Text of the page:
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How to treat your car with love

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Like most other things in life, the better you take care of something, the longer it will last. Drivers often have bad habits which they may not be aware of. Here are some tips to get the most life out of your car.

1. Ignoring the Parking Brake

Even if you’re parked on a level surface, there’s really no reason not to use the parking brake. Not engaging the parking brake puts the entire weight of your vehicle on a little piece of metal in the transmission called the parking pawl. It’s only about as big as your finger, so it can wear out or break eventually from holding all that weight. Using the parking brake evens the load, helping delicate transmission components last longer.

2. Keeping the Gas Tank Low

Lots of us have been in a situation where putting $10 in the gas tank is the best we can do at the time. What you might not know is that ponying up a little extra could help to prevent damaging a car’s fuel system. Many fuel pumps keep cool by staying submerged in the fuel in the tank, so if you’re regularly running at a quarter full or less, you risk speeding up the need for a fuel pump replacement. Paying a little more at the gas station might sting, but it won’t hurt nearly as much as needing a new fuel pump.

3. Suddenly Shifting From Reverse to Drive

Picture this: you’re backing out of a parking space. The coast is clear, so you flick the shifter and start moving forward. Sound familiar? This might not seem so bad in the moment, but over time sudden direction changes like this can really damage your drivetrain. Instead, come to a complete stop before switching. It only adds a second of time and will save you from future engine, transmission, or axle damage.


4. Revving Before the Engine Is Warm

Letting your car sit for a minute or two right after it starts is a good idea. It helps distribute oil throughout the engine and gets the engine block and engine oil up to temperature. Revving the engine won’t speed up the process. In fact, that could cause easily avoided damage. Cold revving causes abrupt temperature changes that create stress between the engine’s tightfitting components. Simply give it 60 seconds before you get on the road, and everything will have warmed up for reliable performance.

5. Flooring It When You Don’t Need To

Every car enthusiast feels the temptation for a full-throttle blast every once in a while. A problem with that is that you usually need to mash on the brakes to slow back down especially in Bermuda. Neither is good for your car. Hard acceleration burns a ton of fuel and places heavy load on drivetrain components. Full-force stops cause rapid wear to the brake pads and rotors. Resist the urge to drive like this. If you can’t, know that repair bills will arrive sooner than later.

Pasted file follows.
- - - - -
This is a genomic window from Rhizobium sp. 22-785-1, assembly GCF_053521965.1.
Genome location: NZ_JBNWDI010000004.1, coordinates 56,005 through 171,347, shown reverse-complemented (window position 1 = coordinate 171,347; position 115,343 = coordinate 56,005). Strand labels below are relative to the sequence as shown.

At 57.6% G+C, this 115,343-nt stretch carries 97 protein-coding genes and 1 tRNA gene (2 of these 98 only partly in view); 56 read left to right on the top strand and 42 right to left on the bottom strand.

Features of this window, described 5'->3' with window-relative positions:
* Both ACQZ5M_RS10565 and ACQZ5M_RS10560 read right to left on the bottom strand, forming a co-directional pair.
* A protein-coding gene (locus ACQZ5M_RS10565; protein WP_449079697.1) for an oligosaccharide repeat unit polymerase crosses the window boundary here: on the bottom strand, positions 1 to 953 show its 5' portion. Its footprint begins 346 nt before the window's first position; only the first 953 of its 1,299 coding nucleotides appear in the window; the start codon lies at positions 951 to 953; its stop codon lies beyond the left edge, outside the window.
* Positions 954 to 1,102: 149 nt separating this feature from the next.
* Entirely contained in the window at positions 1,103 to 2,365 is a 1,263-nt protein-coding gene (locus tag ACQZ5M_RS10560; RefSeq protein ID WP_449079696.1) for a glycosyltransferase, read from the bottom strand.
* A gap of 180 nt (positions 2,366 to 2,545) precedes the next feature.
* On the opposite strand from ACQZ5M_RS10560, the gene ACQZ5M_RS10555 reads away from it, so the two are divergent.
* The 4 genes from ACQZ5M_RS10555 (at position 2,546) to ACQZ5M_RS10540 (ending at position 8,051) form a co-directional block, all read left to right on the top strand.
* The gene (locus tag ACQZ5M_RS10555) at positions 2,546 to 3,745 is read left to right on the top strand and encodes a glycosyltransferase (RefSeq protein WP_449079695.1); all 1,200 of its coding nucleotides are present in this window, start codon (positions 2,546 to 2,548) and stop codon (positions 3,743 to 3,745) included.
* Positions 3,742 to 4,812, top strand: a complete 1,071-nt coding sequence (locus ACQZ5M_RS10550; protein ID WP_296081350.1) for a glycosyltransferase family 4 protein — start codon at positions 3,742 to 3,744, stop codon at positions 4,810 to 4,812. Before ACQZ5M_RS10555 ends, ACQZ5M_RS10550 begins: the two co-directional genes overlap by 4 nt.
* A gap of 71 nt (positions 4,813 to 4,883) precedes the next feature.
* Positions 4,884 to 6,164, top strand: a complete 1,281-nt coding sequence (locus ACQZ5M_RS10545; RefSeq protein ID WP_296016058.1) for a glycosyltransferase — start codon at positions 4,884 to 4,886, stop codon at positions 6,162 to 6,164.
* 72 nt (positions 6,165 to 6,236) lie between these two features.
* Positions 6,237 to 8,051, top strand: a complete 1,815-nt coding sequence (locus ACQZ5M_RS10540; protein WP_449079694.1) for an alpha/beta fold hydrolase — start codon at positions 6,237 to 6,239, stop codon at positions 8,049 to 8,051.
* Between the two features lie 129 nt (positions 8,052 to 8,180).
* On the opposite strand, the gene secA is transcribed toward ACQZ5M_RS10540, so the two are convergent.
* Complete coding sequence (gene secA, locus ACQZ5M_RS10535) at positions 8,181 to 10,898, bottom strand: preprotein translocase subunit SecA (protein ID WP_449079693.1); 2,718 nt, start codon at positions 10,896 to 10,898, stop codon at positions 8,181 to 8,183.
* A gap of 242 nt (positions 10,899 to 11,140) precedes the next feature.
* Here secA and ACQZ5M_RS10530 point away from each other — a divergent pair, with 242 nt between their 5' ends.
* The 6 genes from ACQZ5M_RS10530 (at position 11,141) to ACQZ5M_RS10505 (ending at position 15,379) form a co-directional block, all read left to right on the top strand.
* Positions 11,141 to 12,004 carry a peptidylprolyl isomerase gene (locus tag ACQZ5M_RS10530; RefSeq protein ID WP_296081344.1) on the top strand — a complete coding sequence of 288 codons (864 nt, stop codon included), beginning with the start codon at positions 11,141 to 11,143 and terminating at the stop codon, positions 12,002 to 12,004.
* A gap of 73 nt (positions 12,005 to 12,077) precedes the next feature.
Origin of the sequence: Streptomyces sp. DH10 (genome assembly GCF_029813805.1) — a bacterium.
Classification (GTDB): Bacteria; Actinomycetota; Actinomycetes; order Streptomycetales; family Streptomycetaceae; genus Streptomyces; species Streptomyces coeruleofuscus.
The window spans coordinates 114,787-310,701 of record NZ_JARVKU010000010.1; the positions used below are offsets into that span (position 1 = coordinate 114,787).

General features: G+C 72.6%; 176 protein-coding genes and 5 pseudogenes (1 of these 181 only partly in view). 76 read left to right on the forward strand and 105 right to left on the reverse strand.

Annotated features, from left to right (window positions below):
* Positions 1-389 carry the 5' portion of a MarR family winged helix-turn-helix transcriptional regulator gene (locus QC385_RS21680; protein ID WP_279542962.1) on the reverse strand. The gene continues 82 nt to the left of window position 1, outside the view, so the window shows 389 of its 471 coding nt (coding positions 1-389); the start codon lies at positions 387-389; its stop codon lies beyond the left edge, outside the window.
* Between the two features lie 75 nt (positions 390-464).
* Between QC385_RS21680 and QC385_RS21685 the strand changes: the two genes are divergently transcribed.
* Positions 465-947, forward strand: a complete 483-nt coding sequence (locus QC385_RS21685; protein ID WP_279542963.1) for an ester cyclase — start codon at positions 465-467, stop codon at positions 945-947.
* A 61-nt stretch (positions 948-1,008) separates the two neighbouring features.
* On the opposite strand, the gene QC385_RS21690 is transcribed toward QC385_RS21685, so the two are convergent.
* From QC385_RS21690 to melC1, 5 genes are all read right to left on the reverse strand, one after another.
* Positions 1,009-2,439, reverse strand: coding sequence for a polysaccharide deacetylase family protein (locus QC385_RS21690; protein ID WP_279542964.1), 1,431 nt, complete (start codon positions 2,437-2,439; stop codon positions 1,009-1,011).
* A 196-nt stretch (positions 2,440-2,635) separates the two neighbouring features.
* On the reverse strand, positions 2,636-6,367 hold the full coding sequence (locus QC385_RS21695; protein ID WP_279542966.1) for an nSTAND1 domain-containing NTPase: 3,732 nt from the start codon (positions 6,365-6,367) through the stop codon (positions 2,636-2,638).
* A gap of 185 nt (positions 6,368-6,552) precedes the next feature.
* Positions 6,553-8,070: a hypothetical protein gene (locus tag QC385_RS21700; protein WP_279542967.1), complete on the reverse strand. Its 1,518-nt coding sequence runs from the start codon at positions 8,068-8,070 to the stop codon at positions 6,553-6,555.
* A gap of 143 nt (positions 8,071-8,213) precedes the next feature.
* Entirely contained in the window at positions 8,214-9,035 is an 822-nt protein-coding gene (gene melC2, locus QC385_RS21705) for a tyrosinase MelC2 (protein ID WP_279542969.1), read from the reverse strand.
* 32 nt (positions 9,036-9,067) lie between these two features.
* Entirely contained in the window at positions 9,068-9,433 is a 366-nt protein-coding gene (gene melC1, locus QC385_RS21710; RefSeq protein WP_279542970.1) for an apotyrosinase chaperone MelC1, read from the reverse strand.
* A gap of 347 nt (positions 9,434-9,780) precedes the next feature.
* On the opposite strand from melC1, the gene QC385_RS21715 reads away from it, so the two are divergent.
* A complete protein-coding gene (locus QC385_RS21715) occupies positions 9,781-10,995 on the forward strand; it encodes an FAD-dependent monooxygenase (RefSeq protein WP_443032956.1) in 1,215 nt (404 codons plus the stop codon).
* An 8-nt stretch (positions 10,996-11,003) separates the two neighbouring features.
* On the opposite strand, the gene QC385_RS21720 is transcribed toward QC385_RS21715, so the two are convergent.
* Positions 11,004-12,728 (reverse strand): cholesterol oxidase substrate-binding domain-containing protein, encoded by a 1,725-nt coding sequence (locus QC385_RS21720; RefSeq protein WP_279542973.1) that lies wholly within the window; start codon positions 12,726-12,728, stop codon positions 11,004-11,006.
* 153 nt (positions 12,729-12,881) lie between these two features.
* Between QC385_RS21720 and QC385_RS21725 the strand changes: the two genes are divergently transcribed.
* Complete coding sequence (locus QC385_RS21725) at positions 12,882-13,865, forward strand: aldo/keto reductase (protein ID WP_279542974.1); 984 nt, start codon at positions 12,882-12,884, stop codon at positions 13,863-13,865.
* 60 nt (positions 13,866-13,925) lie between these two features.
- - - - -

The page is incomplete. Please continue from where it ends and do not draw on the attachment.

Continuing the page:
6. Using the Shifter as a Hand Rest

Driving a manual transmission car can be great fun, and when you’re rowing through the gears, it feels natural to leave one hand on the steering wheel and the other on the shift lever. Don’t. Leaving your hand on the shifter puts strain on the transmission’s bushings and synchronisers, leading to premature wear. It’s best to keep both hands on the wheel anyway. You’ll help your transmission, and be able to take control if you need to make a sudden steering manoeuvre.

7. Abusing the Clutch

Lots of stick shift drivers do this one. When you’re at a stop, you keep the clutch pushed to the floor. That way you can inch forward as traffic moves, or be ready to take off when the light turns green. However, keeping the clutch in when you’re stopped causes its surfaces to scrape against each other, wearing them out and creating the possibility of failure. It also can cause damage to the release bearing, release arm, and pressure plate. Instead of riding the clutch with the shifter in gear, find neutral with the shifter and let the clutch out. When it’s time to go, put the clutch in, grab first, and drive.

8: Carrying Too Much Weight

The more a car weighs, the more stress it places on its drivetrain, suspension, and brakes, and the more fuel it consumes — it’s as simple as that. Do what you can to keep your car as light as possible. We’re not suggesting ripping out the air conditioning or sound system, but clean out any unnecessary junk. While a few pounds of weight removed might only give you an extra mile on a tank of gas, it can really make a difference in the long run. Make sure your car is stocked with the essentials you need on a daily basis and store the rest somewhere else.

9. Neglecting Warning Signs

When something’s going wrong with your car, chances are it will try to tell you. Any strange vibrations, intermittent squeaks, occasional knocks, or other unusual symptoms should be inspected right away. You might not feel any problems but the longer you wait, the more trouble you could be in if a part suddenly fails and you’re left stranded on the side of the road.

Courtesy of Popular Mechanics

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